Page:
Jurassic 5 / Sept. 10, 2006 / Boulder, Colo. (Fox Theatre)

The publicity surrounding Jurassic 5's summer album, "Feedback," softly emphasized that the group was making an effort to broaden its appeal beyond the "backpacker" crowd that so enthusiastically rece

The publicity surrounding Jurassic 5's summer album, "Feedback," softly emphasized that the group was making an effort to broaden its appeal beyond the "backpacker" crowd that so enthusiastically received their first two records.

However unfairly, J5 has never quite managed to achieve the sales figures to launch it into the rap limelight. "Quality Control" and "Power in Numbers" were terrific listens with tremendous consistency for latter-day hip-hop albums, but neither provided the breakout single the long-running crew so richly deserves.

In response, "Feedback" contains more outside production than earlier efforts and a reduction in the group chants and retro-flavored beats that were always J5's signature. While the new album might be a bit of a letdown to longtime fans, the band's live show continues to be one of the most potent and entertaining in rap.

While the loss of co-DJ and avowed cratedigger Cut Chemist is felt deeply on the new set's unimaginative tracks, in the live setting, his former partner Nu-Mark is more than adequate at providing dense and varied beats. Also, the different personalities of Jurassic's four MC's come across beautifully on stage. There's Soup, the leader and master of ceremonies, gentle giant Chali 2Na, thoughtful and spiritual Akil and Marc 7, whose small size and unassuming stage presence belie his ample mic skills.

Together the crew presents a live show that's light years better than the standard hip-hop package tour. No miming to truncated versions of singles on DAT tape here. While Nu-Mark crossfaded beats from the band's debut EP into jams from the new album, the rappers delivered the goods, recreating the four-part unison rhymes and hectic verbal interplay of their records while adding in unreleased routines, freestyles and roof-raising audience participation sections.

Many of the songs on "Feedback" in their studio incarnations depend on backing tracks that unbecomingly ape the style of more commercially successful rappers. Coming from Nu-Mark's turntables on stage, stripped down to just their core samples and booming drumbeats, they fit in more elegantly with older classics like "Concrete Schoolyard" or "What's Golden." Free of its Dave Matthews vocals, "Work It Out" comes across as another great J5 song, not the desperate attempt for airplay it seems on record.

Despite restricting the set to only a brief medley of songs from the first EP and album, Jurassic 5 still delivered plenty for the hardcore fan. The rapid-fire deliveries on "A Day at the Races" made its revving-engine intro unnecessary. Nu-Mark's solo turns, far from being the programmed bathroom breaks most DJ spotlights at rap shows become, were riveting and funky. The band saved the best for last, keeping the encore going with a long freestyle session featuring guests from opening act X-Clan. Marc 7 and Soup, in particular, demonstrated awe-inspiring skills.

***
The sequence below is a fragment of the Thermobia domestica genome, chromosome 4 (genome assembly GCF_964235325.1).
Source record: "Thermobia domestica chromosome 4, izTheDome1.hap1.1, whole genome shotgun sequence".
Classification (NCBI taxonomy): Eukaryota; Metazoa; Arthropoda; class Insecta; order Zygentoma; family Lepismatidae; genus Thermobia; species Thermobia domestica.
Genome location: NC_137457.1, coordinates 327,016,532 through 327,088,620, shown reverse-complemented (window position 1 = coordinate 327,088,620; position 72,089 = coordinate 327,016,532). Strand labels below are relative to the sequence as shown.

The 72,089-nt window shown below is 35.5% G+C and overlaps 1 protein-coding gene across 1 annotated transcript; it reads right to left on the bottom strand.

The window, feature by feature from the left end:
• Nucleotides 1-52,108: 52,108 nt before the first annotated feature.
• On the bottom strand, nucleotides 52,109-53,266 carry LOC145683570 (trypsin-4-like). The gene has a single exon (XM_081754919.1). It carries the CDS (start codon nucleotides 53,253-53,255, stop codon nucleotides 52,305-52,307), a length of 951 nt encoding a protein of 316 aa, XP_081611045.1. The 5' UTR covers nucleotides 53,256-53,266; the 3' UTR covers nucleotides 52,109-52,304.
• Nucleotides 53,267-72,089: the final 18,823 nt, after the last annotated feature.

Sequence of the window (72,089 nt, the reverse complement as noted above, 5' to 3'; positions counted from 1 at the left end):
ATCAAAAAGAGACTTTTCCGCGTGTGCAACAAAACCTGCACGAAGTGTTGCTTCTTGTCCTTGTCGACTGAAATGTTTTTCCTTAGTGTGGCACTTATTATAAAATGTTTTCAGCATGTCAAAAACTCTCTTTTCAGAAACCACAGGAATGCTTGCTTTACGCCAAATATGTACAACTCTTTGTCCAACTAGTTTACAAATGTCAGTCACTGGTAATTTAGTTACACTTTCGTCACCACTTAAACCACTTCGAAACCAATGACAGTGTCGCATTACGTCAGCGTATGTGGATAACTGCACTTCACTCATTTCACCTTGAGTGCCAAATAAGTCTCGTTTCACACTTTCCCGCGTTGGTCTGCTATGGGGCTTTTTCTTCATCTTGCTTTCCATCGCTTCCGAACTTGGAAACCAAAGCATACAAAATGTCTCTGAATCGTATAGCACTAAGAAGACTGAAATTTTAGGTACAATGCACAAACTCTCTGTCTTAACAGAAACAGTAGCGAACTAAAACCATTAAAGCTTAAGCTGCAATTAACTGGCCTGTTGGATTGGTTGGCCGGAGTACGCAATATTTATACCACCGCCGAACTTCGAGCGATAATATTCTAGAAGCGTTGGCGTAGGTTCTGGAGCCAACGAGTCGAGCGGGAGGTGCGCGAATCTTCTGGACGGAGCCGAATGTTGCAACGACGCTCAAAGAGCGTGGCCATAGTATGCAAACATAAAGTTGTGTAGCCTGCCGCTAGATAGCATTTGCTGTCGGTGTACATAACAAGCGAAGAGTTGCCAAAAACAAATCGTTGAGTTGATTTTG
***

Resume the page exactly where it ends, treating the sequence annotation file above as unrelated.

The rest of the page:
Part of what has always made Jurassic 5 acclaimed as a live act is the element of surprise. On their tours after "Quality Control" hit, they played memorable shows where they'd break out kazoos for "Concrete Schoolyard" and their DJs would step back from the boards to play zither duets. This time around, the goof is the unveiling of a row of five monogrammed drum synthesizers, on which the group goes to town with the obvious glee of grown men playing with toys. The rest of the beats were a more serious business, as the ever-active Nu-Mark cut and scratched with furious abandon, keeping the rappers and the dancing audience on their toes. Far from just letting the backing tracks play while the MC's do their thing, J5's DJ actually works the turntables like a musician.

Over the course of a two-hour show, some nitpicks are bound to pop up. It's not the most original sentiment in the world, but it certainly would have been nice to hear more of the old stuff. Some of the rappers in the group, particularly Akil and Marc 7, have to adjust their delivery to come across with force live, and as a result they're not as slippery smooth as on record. Not every song on the new album was redeeemed. The bland, unoriginal "Radio" still sounds like a hollow celebration of selling out old-school rap ethics and "Future Sound" just doesn't have a funky enough beat. Nu-Mark also crossfaded out of "Quality Control" before Chali's classic Pedialyte line.

There is one more thing that must be mentioned. If Jurassic 5 is really interested in shedding its image as a rap group for suburban kids, the group ought to avoid playing shows in lily-white college towns for $30 a head. Just a word of advice to the wise.

Here is Jurassic 5 set list:

"Back 4 You"
"I Am Somebody"
"Gotta Understand"
"Quality Control"
"Concrete Schoolyard"
"If You Only Knew"
"High Fidelity"
"Future Sound"
"End Up Like This"
"Baby Please"
"In the House"
DJ Nu-Mark Solo
"What's Golden"
"A Day at the Races"
"Turn It Out"

"Work It Out"

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